Remembering a pioneer, a Lay of the Land writer but most of all, a wonderful gentleman and friend, Jonathan Danilowitz.
By Rolene Marks
“We make a living by what we get; but we make a life by what we give”. These were iconic words once spoken by Winston Churchill. Jonathan Danilowitz epitomised this. Jonathan lived his life dedicated to helping others; and he leaves behind an extraordinary legacy.
I used to tell Jonathan he was my favourite gentleman. And he was. His quiet dignity, integrity and the elegant way that he carried himself was the embodiment of being a gentleman. In the wake of his death, the tributes coming in from all over the world were a testament to the great legacy that he leaves behind – but seldom drew attention to. This was his way of doing things – quietly making an enormous impact without wanting or needing the spotlight on him.
Born in Krugersdorp, South Africa, Jonathan made Aliyah to Israel in 1971.
Jonathan was a pioneer and made his mark in the world with his customary grace and dignity.
Jonathan’s first job was working for El Al, the national airline as a flight attendant and would later become an in-flight manager. He would make his mark not just through sterling on-board service to his passengers; but would change the landscape for Israel’s LGBTQ+ community.
In one of Israel’s most widely publicized legal cases which made history with the precedent that it set, Jonathan sued the airline in 1989 in the Tel Aviv Regional Labour Court to receive an airline ticket for his longtime partner. For many that may seem a trivial issue to take to court but the reality for same-sex couples was very different.
The suit was filed as a response to El Al’s agreement with the Histadrut labour federation that entitled employees to two free tickets a year, one for the employee and one for his or her “spouse”. At the time this excluded same-sex couples and Jonathan fought for the right to have his same-sex partner recognized as his common-law spouse so that he would enjoy the same civil rights as his colleagues.
The case would eventually go to the Supreme Court in 1995.
The Supreme Court agreed with the National Labor Court ruling in 1992 against El Al, saying the national airline’s discrimination against Danilowitz and his partner was illegal and obliged it to grant equal benefits to LGBTQ+ partners. This ruling is considered to be a landmark case in the history of Israel and is featured in the Supreme Court Museum in Jerusalem.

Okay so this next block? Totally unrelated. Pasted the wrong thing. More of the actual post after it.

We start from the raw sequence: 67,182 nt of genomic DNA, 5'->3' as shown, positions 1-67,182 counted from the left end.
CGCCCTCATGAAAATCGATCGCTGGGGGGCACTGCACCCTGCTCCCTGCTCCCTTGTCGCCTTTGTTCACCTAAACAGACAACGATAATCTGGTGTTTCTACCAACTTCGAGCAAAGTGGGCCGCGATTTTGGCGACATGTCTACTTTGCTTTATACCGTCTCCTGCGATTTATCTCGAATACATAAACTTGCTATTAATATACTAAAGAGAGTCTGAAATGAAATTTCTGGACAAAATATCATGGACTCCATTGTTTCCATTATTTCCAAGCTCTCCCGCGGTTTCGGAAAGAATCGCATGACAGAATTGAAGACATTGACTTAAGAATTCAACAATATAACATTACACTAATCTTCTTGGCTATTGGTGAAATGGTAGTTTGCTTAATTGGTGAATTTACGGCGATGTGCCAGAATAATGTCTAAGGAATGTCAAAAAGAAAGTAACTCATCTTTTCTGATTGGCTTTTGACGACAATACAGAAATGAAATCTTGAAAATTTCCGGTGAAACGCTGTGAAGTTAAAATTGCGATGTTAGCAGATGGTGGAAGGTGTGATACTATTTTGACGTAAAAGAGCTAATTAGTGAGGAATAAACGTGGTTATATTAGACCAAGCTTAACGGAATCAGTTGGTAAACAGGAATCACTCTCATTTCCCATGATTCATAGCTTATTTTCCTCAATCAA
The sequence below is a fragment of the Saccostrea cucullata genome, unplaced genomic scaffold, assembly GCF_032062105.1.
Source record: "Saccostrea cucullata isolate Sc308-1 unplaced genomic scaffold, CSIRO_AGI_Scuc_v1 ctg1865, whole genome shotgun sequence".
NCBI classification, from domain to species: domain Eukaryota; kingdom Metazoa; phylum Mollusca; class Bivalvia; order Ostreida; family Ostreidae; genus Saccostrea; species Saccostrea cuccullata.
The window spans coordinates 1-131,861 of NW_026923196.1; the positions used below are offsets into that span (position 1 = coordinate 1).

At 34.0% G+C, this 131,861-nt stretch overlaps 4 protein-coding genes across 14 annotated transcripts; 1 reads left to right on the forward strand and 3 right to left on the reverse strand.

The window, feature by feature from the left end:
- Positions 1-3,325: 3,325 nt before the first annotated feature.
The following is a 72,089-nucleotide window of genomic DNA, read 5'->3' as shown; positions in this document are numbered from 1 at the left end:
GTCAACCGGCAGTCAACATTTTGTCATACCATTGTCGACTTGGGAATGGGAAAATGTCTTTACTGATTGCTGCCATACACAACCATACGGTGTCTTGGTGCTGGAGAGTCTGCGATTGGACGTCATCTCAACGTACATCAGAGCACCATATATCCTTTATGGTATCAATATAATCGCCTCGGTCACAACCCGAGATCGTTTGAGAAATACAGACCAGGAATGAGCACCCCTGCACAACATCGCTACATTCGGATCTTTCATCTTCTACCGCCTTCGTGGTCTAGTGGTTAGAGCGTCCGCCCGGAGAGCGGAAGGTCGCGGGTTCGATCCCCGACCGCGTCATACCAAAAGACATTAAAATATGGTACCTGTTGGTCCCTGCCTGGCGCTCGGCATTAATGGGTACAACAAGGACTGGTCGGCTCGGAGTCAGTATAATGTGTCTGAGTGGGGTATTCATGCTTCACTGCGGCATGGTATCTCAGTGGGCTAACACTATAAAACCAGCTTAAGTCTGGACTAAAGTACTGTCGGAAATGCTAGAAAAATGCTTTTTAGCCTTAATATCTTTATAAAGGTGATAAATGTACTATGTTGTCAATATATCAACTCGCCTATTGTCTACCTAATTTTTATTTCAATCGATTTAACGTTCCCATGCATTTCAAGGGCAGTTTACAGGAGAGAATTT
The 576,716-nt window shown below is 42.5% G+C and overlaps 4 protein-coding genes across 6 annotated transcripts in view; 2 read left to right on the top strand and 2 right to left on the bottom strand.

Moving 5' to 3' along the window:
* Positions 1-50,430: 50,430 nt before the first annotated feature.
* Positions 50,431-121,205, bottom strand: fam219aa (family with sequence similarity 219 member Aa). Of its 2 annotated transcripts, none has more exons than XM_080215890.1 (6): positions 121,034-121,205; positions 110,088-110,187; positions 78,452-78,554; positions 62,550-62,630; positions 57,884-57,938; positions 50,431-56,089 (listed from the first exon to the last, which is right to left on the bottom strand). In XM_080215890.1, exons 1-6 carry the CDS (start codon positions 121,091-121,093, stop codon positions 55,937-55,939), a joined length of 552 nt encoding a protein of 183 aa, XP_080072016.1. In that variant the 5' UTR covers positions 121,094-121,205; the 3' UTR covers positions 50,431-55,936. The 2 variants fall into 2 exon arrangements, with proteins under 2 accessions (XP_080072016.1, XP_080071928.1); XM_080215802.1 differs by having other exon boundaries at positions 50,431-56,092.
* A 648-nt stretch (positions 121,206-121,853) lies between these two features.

Reflecting on his trailblazing legal victory in his book “Flying Colours”, Jonathan wrote:
“Deep down inside, I harbour a chip of pride that I played a small role in the way the world views homosexuality. ‘Gay Pride’ – I savour the true meaning of those words.”
Jonathan didn’t just fight for what is right in the courtroom but also in the battlefield of public diplomacy. Jonathan, or Jonny as he was known to so many of us was a tireless advocate for Israel and Jewish issues, taking on some of the most preposterous invective with his usual aplomb. He took great pleasure in supporting many of us. I was so honoured to have Jonny in my corner, cheering me on, especially on those days when facing the tsunami of hate just became too much to bear. He would remind me exactly for what I was fighting for and I have no doubt I was not the only one.
I clearly remember attending a protest with him and how he relished being in the trenches.
Along with all of Jonny’s amazing activism, he still worked tirelessly for LGBTQ= rights and served as Chairman of Aguda, Israel’s LGBTQ= task force. In 2020, he was awarded Tel Aviv’s Yakir Ha’ir in 2020 in recognition of his struggle for lesbian, gay, bisexual and transgender rights.
Jonathan was a pioneer, a trailblazer and activist but more than that he was just a wonderful human being who enriched the lives of all of us who knew him.
“He was a life lived to its fullest, a friend to all, a loving and loved being who will be sorely missed” says cousin, Vanessa Fisher.
He will be sorely missed. Rest in peace Jonny, you remain my favourite gentleman.
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